According to new research, search engine queries related to common heart disease symptoms track closely with geographic and seasonal trends for coronary heart disease hospitalizations. The previous study has used internet search data to gain insights into the spread of infectious disease. This new study is among the first to focus on searches relevant to heart disease, including terms that may signal symptoms of a heart attack.
"On an individual level, this study shows that people are not just searching for routine symptoms but symptoms that can be life-threatening," said Conor Senecal, MD, resident physician at Mayo Clinic and the study's lead author. "It suggests that what's presented to them online can have real-world impacts on their health."
To track search queries, researchers analyzed how frequently people in the U.S., United Kingdom and Australia used Google to search for chest pain, chest discomfort, chest pressure between 2012 and 2017. State-by-state Medicare beneficiary data available from the U.S. Centers for Disease Control and Prevention was used to track coronary heart disease hospitalizations.
The study focused on two questions. The first was whether the geographic distribution of relevant search queries reflected the geographic distribution of heart disease hospitalizations. On that question, researchers found a strong correlation between the search queries and hospitalizations on a state-by-state basis.
In general, this indicates that people living in states with higher rates of heart disease hospitalizations search for symptoms more frequently, researchers said. The second question focused on whether the timing of relevant search queries reflected the seasonal trends in heart disease hospitalizations.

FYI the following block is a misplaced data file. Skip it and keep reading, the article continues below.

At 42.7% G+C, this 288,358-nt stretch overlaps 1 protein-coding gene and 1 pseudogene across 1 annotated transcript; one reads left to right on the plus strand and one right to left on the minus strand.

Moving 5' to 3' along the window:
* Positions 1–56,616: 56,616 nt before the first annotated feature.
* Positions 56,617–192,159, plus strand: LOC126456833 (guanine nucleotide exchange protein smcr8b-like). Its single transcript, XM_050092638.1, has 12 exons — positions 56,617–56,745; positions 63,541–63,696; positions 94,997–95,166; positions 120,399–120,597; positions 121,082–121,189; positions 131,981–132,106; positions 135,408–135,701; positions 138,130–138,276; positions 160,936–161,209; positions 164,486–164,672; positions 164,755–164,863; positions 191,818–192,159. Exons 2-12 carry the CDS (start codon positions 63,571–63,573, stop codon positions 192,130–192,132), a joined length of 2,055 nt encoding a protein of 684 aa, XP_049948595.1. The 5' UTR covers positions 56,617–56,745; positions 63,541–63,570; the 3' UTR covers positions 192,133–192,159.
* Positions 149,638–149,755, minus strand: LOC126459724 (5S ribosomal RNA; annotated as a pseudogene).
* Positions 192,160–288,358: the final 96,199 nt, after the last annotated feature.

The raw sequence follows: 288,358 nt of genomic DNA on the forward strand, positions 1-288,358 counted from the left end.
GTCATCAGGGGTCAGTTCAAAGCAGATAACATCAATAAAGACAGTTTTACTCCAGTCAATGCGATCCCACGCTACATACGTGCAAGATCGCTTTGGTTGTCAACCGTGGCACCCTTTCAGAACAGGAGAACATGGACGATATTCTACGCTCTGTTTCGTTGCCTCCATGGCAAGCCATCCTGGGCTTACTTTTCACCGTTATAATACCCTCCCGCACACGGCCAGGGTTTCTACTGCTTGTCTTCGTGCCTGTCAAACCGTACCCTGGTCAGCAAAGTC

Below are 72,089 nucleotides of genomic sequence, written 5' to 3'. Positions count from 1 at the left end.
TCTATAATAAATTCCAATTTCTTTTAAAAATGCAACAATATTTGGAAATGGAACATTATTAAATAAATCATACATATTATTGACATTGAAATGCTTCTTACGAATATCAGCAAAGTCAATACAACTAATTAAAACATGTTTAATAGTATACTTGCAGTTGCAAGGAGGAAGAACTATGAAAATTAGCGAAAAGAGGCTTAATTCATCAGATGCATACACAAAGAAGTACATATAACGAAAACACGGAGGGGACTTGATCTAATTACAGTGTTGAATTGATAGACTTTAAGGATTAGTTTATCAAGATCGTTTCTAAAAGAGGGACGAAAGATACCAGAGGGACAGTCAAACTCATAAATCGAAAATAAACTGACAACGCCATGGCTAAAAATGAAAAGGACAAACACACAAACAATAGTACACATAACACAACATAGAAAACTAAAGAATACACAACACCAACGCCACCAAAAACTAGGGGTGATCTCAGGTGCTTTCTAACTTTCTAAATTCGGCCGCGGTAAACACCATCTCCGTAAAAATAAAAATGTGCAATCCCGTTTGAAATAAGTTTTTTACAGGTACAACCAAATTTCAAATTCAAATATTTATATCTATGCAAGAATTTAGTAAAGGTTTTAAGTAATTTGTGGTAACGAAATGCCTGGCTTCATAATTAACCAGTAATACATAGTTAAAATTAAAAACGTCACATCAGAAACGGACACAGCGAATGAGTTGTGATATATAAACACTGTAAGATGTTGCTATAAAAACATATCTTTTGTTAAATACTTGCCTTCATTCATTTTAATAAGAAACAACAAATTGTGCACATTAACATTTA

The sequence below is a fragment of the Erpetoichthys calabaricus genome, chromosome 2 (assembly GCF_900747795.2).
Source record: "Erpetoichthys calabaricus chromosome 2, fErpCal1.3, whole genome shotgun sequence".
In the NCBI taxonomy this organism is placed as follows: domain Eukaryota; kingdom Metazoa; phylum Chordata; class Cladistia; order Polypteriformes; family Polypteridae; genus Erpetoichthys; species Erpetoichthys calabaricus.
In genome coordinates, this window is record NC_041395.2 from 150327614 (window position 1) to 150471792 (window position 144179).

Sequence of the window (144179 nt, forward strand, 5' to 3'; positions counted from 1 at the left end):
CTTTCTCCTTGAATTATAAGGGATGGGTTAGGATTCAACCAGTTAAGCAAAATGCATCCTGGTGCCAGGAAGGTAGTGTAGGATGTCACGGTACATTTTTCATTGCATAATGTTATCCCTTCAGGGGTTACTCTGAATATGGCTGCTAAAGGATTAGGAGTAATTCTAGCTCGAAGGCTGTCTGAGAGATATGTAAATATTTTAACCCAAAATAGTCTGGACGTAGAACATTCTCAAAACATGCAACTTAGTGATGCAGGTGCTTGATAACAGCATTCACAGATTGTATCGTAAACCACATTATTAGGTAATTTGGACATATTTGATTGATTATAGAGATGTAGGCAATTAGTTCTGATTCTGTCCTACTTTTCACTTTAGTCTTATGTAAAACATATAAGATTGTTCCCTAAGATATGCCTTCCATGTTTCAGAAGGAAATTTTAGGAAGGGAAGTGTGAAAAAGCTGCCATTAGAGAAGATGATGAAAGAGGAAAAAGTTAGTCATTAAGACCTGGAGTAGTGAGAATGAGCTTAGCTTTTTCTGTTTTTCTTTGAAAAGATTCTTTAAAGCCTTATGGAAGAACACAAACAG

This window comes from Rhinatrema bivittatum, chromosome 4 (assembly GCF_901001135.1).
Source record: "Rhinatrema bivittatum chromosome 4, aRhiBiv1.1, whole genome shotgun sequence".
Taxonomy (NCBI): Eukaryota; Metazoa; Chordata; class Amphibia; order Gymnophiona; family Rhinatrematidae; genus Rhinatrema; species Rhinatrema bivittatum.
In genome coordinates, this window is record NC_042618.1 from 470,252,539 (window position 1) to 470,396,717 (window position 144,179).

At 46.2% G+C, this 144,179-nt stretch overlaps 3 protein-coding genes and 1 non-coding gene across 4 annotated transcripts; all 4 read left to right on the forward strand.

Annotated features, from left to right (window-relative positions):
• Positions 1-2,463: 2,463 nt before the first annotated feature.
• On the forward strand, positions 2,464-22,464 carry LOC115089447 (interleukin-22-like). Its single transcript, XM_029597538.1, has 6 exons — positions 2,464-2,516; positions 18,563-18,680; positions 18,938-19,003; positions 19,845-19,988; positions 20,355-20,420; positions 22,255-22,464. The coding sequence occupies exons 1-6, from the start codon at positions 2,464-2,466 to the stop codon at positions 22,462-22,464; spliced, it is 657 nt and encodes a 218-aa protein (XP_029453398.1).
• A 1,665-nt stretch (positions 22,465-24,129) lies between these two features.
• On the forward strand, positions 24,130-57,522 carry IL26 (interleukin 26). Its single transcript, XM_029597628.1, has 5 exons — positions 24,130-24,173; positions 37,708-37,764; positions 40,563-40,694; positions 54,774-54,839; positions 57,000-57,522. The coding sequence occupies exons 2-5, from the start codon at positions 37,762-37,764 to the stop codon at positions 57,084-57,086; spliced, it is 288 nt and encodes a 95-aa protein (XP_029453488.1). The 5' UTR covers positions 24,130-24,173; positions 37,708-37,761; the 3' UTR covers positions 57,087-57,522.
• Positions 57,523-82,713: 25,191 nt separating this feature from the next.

Past research has shown that coronary heart disease hospitalizations peak in the winter months and drop in the summer. In this study, researchers found relevant search queries tracked relatively well with seasonal trends, with significant spikes in the winter and dips in the summer in the U.S. and U.K.
According to researchers, the results show that the use of the internet to investigate heart symptoms is widespread across many regions and suggest that search trends can be a useful resource for tracking heart disease over time and in different regions.
Author concludes that search data is an imperfect tool, but it may be able to provide some hints into issues that could be further researched with more rigorous methods.
"It's crucial moving forward that large search providers and public health officials work together to provide accurate information for these conditions through internet-based search," Senecal said. "Patients should seek out reputable resources and, if they have any concerns, contact a physician."